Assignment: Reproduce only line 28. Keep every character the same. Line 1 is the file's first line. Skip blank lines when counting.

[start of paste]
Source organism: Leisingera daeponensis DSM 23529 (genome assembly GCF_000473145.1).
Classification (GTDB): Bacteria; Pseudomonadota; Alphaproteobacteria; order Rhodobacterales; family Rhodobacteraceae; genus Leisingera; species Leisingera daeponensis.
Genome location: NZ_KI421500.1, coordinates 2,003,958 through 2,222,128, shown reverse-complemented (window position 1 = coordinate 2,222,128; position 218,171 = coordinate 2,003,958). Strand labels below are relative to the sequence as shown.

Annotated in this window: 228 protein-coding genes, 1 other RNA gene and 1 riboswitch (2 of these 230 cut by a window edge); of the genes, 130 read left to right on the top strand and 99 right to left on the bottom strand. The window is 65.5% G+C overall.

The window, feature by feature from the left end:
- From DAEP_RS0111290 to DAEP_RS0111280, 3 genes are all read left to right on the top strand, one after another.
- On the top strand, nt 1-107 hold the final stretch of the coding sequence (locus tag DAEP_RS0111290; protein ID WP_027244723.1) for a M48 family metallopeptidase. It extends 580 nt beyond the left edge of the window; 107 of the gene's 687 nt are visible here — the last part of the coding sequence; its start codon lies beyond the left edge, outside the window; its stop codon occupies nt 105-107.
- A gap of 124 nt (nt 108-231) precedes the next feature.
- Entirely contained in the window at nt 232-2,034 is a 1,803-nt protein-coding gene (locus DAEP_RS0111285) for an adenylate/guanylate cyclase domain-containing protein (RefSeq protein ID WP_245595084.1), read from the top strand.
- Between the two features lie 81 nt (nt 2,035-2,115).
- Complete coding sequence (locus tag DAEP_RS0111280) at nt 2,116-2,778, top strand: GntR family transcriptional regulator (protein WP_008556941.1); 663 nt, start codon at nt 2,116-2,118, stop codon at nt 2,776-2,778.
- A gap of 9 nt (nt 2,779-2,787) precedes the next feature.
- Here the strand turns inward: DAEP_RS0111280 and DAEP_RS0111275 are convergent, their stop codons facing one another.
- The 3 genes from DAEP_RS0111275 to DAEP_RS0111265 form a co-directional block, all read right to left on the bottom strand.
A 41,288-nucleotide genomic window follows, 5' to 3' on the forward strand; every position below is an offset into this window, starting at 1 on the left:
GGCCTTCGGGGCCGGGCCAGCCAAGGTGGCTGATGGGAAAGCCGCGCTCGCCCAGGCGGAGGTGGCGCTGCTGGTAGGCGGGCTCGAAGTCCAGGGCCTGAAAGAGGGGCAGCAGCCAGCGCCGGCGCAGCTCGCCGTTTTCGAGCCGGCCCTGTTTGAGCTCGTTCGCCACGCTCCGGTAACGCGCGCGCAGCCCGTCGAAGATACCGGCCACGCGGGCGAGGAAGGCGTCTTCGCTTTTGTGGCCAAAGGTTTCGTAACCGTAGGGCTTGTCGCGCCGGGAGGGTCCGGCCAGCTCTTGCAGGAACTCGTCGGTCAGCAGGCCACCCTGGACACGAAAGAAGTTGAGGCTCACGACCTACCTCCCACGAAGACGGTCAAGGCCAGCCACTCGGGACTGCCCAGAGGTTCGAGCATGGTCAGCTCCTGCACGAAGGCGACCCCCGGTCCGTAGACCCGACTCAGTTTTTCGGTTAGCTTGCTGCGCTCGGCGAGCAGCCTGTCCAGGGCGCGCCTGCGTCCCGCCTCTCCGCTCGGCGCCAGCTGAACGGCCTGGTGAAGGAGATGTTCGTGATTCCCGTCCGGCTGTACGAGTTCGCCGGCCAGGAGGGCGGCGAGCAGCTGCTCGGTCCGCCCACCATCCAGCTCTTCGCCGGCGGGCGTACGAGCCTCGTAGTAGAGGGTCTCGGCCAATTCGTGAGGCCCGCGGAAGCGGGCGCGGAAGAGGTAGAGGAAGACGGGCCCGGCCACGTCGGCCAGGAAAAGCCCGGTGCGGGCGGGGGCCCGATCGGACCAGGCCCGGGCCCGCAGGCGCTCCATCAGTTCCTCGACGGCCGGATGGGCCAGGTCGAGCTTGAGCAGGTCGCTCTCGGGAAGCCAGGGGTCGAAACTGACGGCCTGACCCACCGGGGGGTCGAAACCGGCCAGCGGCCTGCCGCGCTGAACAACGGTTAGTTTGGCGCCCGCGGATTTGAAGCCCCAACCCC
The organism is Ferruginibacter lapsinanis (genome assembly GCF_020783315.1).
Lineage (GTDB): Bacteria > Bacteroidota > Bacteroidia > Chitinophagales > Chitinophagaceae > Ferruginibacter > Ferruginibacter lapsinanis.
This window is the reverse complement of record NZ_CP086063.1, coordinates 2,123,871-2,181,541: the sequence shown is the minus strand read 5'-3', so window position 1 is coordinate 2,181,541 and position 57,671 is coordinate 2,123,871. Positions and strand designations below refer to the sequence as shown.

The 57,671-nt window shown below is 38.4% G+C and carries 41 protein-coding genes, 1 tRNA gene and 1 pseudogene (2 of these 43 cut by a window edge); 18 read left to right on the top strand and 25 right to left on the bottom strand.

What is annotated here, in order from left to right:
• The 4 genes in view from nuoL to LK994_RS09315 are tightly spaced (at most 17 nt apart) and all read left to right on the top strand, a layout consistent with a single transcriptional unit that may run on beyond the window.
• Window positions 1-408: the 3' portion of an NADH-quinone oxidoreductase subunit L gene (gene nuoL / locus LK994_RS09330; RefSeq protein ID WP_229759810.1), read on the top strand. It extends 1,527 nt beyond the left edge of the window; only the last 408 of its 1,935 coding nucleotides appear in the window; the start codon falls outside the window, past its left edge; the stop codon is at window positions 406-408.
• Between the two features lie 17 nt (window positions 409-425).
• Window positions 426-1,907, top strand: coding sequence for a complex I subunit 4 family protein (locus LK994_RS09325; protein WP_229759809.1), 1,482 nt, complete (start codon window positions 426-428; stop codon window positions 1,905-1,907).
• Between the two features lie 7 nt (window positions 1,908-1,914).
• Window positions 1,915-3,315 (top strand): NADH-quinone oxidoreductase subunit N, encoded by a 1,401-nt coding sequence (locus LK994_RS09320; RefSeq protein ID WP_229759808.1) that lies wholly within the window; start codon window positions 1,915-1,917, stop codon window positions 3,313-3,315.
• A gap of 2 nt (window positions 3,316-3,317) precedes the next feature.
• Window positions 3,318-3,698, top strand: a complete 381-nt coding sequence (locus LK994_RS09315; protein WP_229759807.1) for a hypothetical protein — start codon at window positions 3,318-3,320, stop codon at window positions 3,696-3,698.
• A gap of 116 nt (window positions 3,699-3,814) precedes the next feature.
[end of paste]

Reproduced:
• A gap of 2 nt (window positions 3,316-3,317) precedes the next feature.